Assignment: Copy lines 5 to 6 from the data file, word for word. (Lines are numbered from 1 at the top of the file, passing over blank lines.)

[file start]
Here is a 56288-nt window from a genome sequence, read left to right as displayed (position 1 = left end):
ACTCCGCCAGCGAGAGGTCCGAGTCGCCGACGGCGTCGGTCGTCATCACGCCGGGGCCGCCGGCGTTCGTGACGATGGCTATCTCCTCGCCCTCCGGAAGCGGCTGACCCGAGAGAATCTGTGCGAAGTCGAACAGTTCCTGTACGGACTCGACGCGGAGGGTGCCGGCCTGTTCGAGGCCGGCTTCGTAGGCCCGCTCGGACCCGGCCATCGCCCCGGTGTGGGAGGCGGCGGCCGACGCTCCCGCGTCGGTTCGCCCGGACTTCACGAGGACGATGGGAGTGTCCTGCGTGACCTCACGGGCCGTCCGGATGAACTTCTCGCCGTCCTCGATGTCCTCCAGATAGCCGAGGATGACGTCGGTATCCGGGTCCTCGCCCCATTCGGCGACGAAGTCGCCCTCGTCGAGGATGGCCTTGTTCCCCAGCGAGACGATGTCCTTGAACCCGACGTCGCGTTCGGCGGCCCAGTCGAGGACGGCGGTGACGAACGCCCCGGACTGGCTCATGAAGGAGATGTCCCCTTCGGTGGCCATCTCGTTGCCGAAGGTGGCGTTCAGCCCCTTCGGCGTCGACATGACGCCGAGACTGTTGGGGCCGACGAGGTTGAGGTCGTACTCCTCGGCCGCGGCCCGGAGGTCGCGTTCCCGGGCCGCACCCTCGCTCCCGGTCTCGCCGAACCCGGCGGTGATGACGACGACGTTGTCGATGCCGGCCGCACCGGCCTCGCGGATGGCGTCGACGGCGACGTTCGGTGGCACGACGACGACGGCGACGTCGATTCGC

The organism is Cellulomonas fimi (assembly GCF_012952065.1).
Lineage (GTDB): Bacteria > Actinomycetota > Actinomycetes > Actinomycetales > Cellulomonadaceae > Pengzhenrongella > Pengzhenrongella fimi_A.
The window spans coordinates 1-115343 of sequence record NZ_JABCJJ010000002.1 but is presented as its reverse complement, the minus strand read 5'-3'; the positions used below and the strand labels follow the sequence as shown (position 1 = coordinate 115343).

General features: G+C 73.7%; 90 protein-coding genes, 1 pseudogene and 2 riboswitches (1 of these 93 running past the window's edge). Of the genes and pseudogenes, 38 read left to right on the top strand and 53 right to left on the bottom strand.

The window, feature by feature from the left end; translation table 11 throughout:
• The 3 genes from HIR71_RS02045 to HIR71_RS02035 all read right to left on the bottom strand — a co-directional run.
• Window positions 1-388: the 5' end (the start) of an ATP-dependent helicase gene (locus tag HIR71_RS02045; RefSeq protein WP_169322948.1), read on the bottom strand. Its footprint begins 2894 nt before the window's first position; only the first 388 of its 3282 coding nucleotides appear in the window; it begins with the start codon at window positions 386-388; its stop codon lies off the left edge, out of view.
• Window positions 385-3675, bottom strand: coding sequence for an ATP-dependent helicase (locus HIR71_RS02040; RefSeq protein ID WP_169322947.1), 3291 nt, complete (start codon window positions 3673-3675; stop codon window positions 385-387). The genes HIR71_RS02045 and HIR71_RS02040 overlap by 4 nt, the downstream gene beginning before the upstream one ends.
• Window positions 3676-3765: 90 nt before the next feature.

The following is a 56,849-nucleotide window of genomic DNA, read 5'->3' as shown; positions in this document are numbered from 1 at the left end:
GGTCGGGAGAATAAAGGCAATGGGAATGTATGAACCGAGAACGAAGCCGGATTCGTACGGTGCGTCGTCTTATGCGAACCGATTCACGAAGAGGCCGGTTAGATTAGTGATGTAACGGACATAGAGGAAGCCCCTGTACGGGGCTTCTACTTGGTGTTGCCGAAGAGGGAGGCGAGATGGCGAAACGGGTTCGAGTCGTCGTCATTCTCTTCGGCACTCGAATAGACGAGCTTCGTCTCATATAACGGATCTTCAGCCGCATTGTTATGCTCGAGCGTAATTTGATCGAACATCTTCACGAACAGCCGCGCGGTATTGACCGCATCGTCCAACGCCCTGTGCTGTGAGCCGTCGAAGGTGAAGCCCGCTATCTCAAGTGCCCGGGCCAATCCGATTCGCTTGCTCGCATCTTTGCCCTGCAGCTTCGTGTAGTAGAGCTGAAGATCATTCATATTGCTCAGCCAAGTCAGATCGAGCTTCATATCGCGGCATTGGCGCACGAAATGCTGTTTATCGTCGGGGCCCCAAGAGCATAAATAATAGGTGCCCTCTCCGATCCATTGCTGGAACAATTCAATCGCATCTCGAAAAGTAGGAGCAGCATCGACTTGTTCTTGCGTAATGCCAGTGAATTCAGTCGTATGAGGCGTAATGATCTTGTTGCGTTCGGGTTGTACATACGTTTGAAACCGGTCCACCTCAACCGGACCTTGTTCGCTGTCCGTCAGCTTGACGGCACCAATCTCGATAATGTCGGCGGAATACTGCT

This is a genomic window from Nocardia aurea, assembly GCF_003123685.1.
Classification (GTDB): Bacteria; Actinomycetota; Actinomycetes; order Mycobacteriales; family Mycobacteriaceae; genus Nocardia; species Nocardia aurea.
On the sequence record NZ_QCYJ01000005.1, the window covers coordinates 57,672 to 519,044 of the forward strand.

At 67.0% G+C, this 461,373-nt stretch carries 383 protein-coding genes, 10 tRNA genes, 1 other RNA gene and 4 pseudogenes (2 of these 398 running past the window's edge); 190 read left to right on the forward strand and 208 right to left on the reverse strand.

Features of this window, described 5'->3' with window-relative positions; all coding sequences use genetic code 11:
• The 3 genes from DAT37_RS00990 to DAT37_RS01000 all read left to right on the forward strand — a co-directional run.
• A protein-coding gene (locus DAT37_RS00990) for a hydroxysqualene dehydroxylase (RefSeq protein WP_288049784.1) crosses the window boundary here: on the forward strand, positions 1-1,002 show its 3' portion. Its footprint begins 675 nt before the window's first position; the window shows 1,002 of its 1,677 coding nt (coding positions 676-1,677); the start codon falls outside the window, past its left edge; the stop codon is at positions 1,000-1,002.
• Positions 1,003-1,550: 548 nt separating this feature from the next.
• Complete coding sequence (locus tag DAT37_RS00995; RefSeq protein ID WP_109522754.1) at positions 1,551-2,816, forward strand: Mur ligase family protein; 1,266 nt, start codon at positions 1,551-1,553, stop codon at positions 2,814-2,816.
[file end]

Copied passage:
The window spans coordinates 1-115343 of sequence record NZ_JABCJJ010000002.1 but is presented as its reverse complement, the minus strand read 5'-3'; the positions used below and the strand labels follow the sequence as shown (position 1 = coordinate 115343).

General features: G+C 73.7%; 90 protein-coding genes, 1 pseudogene and 2 riboswitches (1 of these 93 running past the window's edge). Of the genes and pseudogenes, 38 read left to right on the top strand and 53 right to left on the bottom strand.